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Five tests for our Teaching School Hub

The planning for our designation as Teaching School Hub is still a work in progress, but I want to share five tests that we are using to guide our work and to judge it in the future.

1. Are we doing what is best for pupils?

It is a simple enough question, but we cannot support pupils directly. Instead, we will benefit pupils by providing fantastic professional development. There is strong evidence that this is one of the most cost-effective ways of benefiting all pupils, particularly the most disadvantaged.

2. Is our work truly evidence-informed?

Evidence has become something of a buzzword in education with many things claiming to be based on evidence. We believe looking at what has—and has not—worked before gives the best guide to what might work in the future. Our Research School will be crucial in supporting and challenging us, as will our new expert advisory group.

We also need to learn as we go along. We won’t get everything right the first time and we need to have the humility, resilience, and reflective capacity to learn from both our successes and failures.

3. Are we responding to local need?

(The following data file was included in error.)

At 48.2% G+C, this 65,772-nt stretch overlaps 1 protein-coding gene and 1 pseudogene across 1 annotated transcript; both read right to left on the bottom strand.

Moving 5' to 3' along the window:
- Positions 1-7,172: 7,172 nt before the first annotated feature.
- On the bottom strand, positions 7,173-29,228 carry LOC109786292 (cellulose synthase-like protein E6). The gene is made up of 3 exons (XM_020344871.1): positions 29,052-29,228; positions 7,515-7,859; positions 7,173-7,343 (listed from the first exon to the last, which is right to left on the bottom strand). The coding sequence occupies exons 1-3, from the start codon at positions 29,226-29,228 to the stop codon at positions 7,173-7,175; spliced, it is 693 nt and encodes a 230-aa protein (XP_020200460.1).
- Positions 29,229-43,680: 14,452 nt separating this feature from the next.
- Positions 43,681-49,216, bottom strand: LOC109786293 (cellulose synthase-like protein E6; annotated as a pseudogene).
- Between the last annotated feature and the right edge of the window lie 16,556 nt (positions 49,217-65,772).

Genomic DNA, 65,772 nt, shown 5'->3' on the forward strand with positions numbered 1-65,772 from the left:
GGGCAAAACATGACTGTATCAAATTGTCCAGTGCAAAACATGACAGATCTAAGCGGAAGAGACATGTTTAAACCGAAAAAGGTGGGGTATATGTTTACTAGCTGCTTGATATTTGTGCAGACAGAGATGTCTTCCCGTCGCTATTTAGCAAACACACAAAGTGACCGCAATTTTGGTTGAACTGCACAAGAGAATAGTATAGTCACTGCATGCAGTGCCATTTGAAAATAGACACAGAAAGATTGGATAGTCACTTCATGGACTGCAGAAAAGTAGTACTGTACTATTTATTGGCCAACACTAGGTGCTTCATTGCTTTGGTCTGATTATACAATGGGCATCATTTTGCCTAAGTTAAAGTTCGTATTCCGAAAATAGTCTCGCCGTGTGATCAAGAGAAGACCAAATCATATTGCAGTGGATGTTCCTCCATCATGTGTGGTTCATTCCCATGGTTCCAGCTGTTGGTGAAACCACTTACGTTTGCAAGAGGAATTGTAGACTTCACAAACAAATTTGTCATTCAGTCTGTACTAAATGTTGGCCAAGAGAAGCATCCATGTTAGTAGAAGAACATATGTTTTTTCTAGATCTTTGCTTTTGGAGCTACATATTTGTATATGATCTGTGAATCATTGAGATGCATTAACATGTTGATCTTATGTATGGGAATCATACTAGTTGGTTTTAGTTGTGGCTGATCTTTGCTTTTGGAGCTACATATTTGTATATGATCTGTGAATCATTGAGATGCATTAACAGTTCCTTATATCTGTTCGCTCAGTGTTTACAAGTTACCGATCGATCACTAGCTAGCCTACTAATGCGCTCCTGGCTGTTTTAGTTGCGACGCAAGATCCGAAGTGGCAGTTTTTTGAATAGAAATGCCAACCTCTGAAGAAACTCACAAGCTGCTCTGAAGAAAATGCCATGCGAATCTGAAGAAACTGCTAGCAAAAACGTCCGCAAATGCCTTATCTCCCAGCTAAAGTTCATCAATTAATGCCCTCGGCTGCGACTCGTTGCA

It is tempting to design our programme of professional development around our own expertise, or what we think schools need. This would be wrong: our starting point should be based on what the school tells us it needs. We will listen and collaborate with schools in many ways, including establishing some user groups comprising colleagues from across our region. Please get in touch if you are interested in getting involved.

We also will use guidance from the Education Endowment Foundation’s Putting Evidence to Work resources to help us effectively explore priorities. These resources have proved invaluable to our Research School’s work and we plan to build on this work further.

4. Are we supporting those with the greatest needs?

To ensure that we realise our aim of improving outcomes for all pupils – particularly the most disadvantaged, we need to ensure that we reach the schools and pupils with the greatest needs. However, an arresting finding from previous school-led initiatives, like the original Teaching Schools, was that the schools that benefitted the most were the Teaching Schools themselves.

We also know anecdotally that often the schools with the greatest needs are the least likely to engage with the range of support available. There are possibly good reasons for this, including the clear message from research evidence that schools should focus on a small number of key priorities and do them really well.

5. Are we adding value to the local schools?

Lots of fantastic work already happens locally; we have no interest in replacing it. Instead, we want to complement and add value to what is already happening. This ranges from the excellent work of Education Durham to the various curriculum hubs.

This has been a very odd year. Hopefully, this time next year, many of the oddities like teacher assessed grades and facemasks will be a distant memory. In contrast, I am confident that these five tests will be as relevant then as they are today.


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